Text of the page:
Prior to the War of 1812, Americans were largely divided on whether to grow closer to Britain or grow closer to France. This was complicated by growing tensions and conflict between Britain and France in the Napoleonic period. Federalists, who were often involved in manufacturing and shipping, had significant wealth,...
Prior to the War of 1812, Americans were largely divided on whether to grow closer to Britain or grow closer to France. This was complicated by growing tensions and conflict between Britain and France in the Napoleonic period. Federalists, who were often involved in manufacturing and shipping, had significant wealth, and lived in the Northeast and coastal areas, were in favor of greater ties with Britain. This was largely based on economic and trade interests. Democratic-Republicans preferred closer ties to France, who they remembered as a key ally in the American Revolution.
Within the Democratic-Republican party was a more extreme group that called for war with Britain. This group was known as the "War Hawks" for their militaristic views. War Hawks typically came from more rural areas in America's South and along its western frontier. The War Hawks began as a minority within the Democratic-Republican party, but they eventually would grow to have considerable influence under Henry Clay.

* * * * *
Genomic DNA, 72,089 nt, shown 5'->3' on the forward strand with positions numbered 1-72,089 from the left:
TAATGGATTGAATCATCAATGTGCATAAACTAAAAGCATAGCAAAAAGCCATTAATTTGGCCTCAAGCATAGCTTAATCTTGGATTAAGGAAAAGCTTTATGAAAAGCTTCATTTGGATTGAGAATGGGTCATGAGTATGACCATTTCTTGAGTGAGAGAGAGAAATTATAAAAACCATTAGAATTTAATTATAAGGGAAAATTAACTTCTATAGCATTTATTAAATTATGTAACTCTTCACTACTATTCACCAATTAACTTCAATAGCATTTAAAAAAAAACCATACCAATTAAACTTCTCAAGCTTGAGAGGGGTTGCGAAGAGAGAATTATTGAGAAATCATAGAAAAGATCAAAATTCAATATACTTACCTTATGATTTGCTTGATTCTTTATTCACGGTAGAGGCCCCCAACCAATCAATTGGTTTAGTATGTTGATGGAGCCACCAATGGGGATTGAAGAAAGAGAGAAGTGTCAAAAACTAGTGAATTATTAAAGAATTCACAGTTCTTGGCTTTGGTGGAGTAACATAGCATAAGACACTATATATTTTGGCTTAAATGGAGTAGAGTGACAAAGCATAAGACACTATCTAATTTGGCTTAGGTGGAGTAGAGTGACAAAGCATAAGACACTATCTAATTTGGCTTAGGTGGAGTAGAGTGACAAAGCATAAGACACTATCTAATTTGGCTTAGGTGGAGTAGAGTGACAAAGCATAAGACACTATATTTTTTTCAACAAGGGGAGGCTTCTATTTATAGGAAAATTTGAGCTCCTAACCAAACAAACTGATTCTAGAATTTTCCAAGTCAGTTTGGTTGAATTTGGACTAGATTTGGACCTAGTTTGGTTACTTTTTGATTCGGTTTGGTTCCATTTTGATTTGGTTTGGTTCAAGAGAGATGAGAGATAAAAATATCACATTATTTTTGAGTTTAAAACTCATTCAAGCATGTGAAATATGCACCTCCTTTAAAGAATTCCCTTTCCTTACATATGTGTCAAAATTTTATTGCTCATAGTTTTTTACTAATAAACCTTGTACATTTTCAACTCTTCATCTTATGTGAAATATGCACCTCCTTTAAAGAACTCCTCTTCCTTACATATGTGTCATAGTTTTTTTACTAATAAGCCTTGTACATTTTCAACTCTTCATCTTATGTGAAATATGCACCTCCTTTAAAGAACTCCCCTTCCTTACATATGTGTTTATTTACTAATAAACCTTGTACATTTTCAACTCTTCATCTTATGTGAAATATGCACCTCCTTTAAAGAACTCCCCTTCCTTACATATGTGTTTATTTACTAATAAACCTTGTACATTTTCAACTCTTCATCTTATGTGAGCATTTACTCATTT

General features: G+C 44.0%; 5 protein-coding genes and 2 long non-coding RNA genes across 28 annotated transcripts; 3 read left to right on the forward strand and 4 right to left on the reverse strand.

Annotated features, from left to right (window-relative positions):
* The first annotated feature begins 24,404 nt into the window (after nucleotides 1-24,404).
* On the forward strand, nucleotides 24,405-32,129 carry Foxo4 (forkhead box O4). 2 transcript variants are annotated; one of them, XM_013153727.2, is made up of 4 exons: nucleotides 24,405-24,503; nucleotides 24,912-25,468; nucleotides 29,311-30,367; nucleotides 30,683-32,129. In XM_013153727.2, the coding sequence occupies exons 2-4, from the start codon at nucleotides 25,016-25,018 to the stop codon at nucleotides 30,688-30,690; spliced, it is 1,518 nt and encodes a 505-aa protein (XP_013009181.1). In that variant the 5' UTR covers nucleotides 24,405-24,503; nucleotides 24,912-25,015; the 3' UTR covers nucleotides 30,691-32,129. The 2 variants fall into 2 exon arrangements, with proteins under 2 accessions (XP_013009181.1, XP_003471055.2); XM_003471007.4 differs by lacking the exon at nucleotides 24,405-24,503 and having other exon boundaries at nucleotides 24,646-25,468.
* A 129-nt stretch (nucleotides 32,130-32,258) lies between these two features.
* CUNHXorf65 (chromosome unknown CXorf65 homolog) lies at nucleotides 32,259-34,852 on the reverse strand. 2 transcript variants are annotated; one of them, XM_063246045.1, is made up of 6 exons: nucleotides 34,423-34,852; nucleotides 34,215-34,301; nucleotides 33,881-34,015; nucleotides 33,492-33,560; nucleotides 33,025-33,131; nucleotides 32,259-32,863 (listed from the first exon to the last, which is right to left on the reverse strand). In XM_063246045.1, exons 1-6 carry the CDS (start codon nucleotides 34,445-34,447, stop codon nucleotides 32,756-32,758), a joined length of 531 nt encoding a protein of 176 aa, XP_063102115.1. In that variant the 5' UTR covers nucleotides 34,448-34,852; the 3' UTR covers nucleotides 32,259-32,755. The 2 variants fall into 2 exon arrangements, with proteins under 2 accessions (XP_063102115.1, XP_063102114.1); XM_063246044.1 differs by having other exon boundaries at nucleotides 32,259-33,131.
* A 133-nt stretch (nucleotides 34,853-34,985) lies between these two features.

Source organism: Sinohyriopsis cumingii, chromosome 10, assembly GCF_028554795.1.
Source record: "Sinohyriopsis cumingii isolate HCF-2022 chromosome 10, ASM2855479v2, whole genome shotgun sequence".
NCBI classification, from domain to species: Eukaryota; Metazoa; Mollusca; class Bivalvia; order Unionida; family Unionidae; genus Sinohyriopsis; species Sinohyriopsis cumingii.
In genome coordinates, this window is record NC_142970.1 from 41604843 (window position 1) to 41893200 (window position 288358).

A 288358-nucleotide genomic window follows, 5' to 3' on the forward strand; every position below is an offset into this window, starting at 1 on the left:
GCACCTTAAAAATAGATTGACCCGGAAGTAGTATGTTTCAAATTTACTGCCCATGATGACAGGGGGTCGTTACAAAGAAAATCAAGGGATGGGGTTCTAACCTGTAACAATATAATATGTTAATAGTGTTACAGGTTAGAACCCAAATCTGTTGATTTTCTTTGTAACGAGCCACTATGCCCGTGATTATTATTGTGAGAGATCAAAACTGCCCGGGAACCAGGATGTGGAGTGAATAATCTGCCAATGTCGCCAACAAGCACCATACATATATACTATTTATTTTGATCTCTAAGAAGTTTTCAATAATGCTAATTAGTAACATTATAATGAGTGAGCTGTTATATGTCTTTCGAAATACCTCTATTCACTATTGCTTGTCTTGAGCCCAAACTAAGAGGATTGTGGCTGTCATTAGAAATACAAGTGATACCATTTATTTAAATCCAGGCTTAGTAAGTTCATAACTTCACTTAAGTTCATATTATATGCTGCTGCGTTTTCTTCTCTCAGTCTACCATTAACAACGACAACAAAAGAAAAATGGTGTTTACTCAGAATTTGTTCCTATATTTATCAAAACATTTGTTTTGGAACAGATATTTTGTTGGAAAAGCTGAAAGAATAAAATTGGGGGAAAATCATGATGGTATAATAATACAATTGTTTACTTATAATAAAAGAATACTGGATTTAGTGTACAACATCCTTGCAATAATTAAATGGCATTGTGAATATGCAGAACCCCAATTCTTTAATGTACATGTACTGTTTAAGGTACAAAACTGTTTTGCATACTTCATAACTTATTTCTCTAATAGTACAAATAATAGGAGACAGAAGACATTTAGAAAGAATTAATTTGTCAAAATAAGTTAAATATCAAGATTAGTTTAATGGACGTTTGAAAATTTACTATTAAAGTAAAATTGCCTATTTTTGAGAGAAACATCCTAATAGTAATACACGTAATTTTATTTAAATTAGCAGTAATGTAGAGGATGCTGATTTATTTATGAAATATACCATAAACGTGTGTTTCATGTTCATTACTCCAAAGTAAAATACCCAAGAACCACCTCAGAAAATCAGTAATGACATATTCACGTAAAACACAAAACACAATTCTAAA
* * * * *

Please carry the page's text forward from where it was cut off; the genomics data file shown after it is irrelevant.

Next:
War Hawks had a few motivations behind calling for war with Britain. They, along with many other Americans, were upset by the British policy of capturing American ships, as well as the impressment of American sailors. British ships would stop American ships heading to Europe, capture the goods (especially if they were of a military nature), and oftentimes take sailors from the ships for service in the British navy.
Other factors also encouraged the War Hawks to call for war. This included the fact that the British spurred Native American attacks against American frontier settlers in the Northwest. Additionally, many War Hawks had goals of territorial expansion. They believed that war with Britain could lead to territorial gains in Florida and Canada.
As the War Hawks gained influence, their anti-British sentiment spread across the country. It was the views of the War Hawks that pushed America closer to war with Britain. In 1812, the United States would issue a declaration of war against Britain under the leadership of President Madison. The conflict would result in no real exchange of territory and many defeats for the United States, but it did prove that the United States was strong enough to defend itself. This would provide a newfound confidence for the young nation, which would lead into the Era of Good Feelings.